What is Chickenpox?
Chickenpox is a very contagious disease caused by the varicella-zoster virus. It can be transferred from one person to another via droplets or through the air. This means that it’s extremely easy to catch the virus because all it takes is exposure to droplets which are usually released when an infected person coughs or sneezes. Infected individuals are advised to stay indoors to avoid exposing people to the virus they are carrying and to prevent its spread.
Signs and Symptoms
The indicative sign of chickenpox is the appearance of rashes which may be visible 10 to 21 days from exposure to the virus. Chickenpox rash starts as pinkish or reddish bumps which will spread in several days. These bumps will transform to fluid-filled blisters which will break after a day. Once the fluid leaks, the broken blisters will dry up and be covered by crusts and scabs. This will take several more days to fully heal.
The infected person may also experience fever, loss of appetite, headache, and body malaise a day or two before the rash. New bumps may continue to appear for several days.
Upon infection, the virus may be transmitted from one person to another within 48 hours before the appearance of bumps, and the infected person remains contagious only until the rashes become dry.
It is important to know these warning signs and contact your doctor once they are observed:
- Rashes extending to the eyes
- Rashes that are warm and painful which may be a sign of bacterial infection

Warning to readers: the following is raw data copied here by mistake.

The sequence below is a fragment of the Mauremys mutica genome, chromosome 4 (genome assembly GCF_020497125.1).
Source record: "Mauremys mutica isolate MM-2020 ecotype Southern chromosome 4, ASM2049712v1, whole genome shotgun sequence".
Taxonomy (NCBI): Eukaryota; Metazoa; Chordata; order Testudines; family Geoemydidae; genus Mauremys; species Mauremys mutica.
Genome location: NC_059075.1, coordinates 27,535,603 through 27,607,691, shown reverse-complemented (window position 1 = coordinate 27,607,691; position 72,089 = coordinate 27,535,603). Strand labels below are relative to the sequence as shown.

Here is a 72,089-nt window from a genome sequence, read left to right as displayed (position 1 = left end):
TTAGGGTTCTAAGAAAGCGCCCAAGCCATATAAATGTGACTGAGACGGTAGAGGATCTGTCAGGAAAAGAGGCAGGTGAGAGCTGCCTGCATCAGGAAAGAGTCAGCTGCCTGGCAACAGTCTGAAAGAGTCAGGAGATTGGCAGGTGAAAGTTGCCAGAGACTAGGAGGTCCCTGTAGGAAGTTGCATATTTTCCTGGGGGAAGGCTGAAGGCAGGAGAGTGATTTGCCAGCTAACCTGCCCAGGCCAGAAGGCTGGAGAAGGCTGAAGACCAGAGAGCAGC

- Rashes accompanied by difficulty of breathing, worsening cough, dizziness, vomiting, quivering, poor muscle coordination, stiff neck, or fever higher than 38.8889°C
- The affected person is living with 6 months old or younger infant or someone with a suppressed immune system
Complications and population at risk
Usually, chickenpox does not progress to a more serious condition. However, in some instances especially with people with higher risk of getting infected, chickenpox may have serious complications. These are dehydration, sepsis, pneumonia, encephalitis, and toxic shock syndrome.
Classifications of people at high risk of getting the infection are the following:
- Adults who have never had chickenpox
- Adults who were never vaccinated
- Infants of mothers who have never had chickenpox
- Infants of mothers who were not vaccinated
- People who have suppressed immune system because of medication or other diseases
- Pregnant women who have not had chickenpox before
- People taking steroid-based medications to alleviate diseases such as asthma
Since chickenpox is an airborne disease, getting infected in highly likely in densely populated areas. The best way to lower the risk of acquiring chicken pox is by getting vaccinated.
Vaccination aids in making the body immune to the infection through exposure to weakened or killed microbes that cause the disease.
Vaccines can save lives so protect yourself and your children as early as possible. For proper consultation and information on vaccines, you may visit Greg Keily Chemist.
Greg Keily Chemist has qualified pharmacists who can assess patients and administer vaccines for various diseases. As the saying goes, “Prevention is better than cure.”
Learn more about vaccination and how you can keep yourself healthy.